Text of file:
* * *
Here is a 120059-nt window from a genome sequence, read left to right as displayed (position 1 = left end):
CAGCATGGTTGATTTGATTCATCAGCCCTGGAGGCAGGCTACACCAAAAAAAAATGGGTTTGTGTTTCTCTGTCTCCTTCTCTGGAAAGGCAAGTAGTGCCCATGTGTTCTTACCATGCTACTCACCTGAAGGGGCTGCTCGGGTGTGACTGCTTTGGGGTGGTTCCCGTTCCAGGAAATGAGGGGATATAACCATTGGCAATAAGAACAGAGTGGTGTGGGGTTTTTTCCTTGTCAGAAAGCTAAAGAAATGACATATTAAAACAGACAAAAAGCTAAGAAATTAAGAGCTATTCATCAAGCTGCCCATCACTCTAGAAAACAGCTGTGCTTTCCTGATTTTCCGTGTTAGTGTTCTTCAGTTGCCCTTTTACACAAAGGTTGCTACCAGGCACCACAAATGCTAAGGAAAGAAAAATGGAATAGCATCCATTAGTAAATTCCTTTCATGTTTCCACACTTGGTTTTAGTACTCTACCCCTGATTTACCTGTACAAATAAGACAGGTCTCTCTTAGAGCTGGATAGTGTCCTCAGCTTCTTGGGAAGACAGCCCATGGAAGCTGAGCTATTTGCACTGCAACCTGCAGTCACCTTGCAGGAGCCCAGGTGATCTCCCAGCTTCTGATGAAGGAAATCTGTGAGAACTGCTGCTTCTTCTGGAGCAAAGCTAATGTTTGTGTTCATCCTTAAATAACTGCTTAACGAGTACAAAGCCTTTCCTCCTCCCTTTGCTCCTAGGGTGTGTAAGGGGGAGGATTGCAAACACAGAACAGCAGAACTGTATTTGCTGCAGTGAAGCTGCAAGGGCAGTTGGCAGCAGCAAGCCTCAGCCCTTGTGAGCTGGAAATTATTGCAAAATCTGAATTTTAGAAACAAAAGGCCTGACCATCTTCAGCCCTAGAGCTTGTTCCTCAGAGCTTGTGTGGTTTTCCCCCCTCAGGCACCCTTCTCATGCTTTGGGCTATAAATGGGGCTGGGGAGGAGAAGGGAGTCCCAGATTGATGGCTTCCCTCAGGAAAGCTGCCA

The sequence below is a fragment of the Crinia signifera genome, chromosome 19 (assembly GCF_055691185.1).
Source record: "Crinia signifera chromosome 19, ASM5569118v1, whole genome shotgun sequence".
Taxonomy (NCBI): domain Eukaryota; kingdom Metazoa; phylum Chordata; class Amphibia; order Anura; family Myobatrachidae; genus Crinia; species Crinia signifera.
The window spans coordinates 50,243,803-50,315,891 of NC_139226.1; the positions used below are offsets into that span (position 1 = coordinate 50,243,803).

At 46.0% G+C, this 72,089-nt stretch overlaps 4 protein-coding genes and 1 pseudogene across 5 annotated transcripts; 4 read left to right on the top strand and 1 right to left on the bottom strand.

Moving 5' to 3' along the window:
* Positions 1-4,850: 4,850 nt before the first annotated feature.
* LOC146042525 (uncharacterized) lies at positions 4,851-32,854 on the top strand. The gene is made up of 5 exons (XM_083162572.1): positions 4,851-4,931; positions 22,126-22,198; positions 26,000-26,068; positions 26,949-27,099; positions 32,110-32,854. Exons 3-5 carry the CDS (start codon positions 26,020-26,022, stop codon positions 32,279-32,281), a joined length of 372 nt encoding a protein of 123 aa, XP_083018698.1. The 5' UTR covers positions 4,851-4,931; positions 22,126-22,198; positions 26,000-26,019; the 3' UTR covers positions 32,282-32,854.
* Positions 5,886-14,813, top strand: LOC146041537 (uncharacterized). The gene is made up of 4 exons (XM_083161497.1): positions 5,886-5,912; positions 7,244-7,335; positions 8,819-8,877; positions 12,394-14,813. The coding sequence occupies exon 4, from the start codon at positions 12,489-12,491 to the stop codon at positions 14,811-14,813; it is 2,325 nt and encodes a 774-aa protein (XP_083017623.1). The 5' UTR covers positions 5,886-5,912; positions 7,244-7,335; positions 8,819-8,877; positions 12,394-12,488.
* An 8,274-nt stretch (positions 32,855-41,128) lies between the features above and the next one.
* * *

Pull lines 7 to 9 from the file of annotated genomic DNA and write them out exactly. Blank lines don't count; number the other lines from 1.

At 46.0% G+C, this 72,089-nt stretch overlaps 4 protein-coding genes and 1 pseudogene across 5 annotated transcripts; 4 read left to right on the top strand and 1 right to left on the bottom strand.

Moving 5' to 3' along the window:
* Positions 1-4,850: 4,850 nt before the first annotated feature.